Commission Orders Public Hearing in ACLU's Domestic Partner Discrimination Suit Against University of Pittsburgh

June 17, 1999 12:00 am

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FOR IMMEDIATE RELEASE

PITTSBURGH — The City’s Human Relations Commission today issued an order refusing to dismiss a sexual orientation discrimination complaint involving health benefits filed against the University of Pittsburgh, known as “Pitt.”

The American Civil Liberties Union’s Lesbian and Gay Rights Project and the ACLU’s Pittsburgh Chapter, who are representing Pitt gay and lesbian employees in the lawsuit, said that they hope to bring the case to trial this fall.

University officials had moved to dismiss the lawsuit, arguing among other things that the Commission did not have jurisdiction to remedy discrimination based on sexual orientation. A ruling favoring the university could have jeopardized sexual orientation protections passed in Pittsburgh, Philadelphia, Harrisburg, State College, Lancaster, York, and Oxford, said Vic Walczak, the ACLU’s Pittsburgh director and an attorney in the case.

“Pitt can clothe their policy in legalese, but it’s still just plain discrimination against gay and lesbian employees,” he said. “The ACLU continues to urge Pitt to treat all of its employees fairly and to join the swelling ranks of major American universities that give health benefits to same-sex domestic partners.”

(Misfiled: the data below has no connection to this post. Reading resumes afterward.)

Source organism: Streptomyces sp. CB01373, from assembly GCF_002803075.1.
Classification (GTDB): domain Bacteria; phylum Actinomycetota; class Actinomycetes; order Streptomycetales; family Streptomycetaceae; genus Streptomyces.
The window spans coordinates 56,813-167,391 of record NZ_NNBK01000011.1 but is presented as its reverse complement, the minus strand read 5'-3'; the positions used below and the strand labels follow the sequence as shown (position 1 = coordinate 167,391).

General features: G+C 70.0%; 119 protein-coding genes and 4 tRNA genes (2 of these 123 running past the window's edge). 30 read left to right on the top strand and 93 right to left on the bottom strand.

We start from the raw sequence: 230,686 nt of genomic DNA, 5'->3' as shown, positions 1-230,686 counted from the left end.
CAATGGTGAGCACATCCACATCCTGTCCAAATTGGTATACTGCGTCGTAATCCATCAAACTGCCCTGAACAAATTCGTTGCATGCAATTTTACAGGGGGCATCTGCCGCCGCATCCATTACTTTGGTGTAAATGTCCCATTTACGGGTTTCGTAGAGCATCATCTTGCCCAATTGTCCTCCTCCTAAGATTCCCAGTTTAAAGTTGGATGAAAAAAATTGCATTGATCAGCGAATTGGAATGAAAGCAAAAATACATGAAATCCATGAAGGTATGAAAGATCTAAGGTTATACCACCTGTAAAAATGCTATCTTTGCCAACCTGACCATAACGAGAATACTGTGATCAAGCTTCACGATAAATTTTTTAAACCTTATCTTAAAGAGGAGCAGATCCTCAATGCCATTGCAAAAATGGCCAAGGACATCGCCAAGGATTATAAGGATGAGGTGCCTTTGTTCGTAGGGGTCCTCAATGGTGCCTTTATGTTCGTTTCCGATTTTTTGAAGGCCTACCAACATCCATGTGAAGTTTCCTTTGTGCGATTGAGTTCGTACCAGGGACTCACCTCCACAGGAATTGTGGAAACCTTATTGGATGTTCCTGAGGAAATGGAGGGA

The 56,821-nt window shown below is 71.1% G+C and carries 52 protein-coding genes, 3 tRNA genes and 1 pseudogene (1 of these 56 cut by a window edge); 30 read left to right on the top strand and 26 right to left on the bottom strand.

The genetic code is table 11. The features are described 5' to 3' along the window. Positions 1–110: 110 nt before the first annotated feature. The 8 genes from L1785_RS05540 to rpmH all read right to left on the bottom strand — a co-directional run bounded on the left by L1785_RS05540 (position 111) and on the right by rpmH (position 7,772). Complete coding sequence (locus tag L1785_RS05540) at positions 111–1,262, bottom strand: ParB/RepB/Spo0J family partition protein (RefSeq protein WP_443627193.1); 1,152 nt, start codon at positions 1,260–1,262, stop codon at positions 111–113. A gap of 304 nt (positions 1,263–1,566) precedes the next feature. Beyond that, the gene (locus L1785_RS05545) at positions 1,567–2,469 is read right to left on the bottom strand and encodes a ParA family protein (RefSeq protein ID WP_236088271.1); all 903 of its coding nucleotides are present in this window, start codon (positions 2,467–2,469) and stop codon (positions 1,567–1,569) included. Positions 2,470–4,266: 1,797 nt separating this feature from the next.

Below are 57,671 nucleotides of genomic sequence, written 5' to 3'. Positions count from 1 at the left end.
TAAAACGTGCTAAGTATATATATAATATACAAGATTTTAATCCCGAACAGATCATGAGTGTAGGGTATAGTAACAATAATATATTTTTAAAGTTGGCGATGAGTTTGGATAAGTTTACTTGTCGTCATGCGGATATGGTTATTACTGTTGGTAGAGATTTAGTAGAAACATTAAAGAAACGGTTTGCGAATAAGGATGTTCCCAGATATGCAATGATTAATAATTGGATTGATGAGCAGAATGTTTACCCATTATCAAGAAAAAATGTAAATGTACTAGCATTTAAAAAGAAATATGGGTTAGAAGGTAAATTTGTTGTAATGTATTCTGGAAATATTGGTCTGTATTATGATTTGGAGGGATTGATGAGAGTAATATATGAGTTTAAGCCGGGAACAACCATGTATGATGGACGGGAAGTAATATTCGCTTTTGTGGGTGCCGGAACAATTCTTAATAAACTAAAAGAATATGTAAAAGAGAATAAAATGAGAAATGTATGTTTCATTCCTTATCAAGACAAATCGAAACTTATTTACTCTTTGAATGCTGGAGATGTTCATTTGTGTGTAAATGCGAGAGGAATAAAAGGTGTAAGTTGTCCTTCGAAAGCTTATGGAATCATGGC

Earlier this week, the Commission notified three other Pitt employees — who raised similar claims of discrimination based on sexual orientation and are now represented by the ACLU — that the Commission had found “probable cause” to proceed with their cases. The ACLU has asked the Commission to consolidate the four cases and to declare the matter a class action.

Christine Biancheria, one of the ACLU volunteer lawyers in the case, welcomed today’s ruling.

“The University has sought at every turn to derail this case or delay a full, fair and public hearing on the merits,” she said. “The gay, lesbian and bisexual staff and faculty who suffer under Pitt’s unequal compensation scheme deserve their day in court, and that is the essence of the Commission’s ruling.”

The dispute began three years ago when instructor Deborah Henson and the American Civil Liberties Union filed a complaint with the city’s Human Relations Commission accusing the school of violating a city ordinance banning discrimination against gays and lesbians.

In denying health benefits to her partner, Henson alleged, the University violated the Pittsburgh Human Relations Act, which prohibits discrimination in employment, including discrimination in compensation on the basis of sexual orientation.

The case is Henson v. University of Pittsburgh, No. E-96-003.

Henson and the other Pitt employees are represented by volunteer attorneys Christine Biancheria of Biancheria, Ericksen, Maliver & Angell, James Lieber of Lieber & Hammer, Pittsburgh ACLU Director Vic Walczak, and National ACLU Lesbian and Gay Rights Project staff attorney Leslie Cooper.

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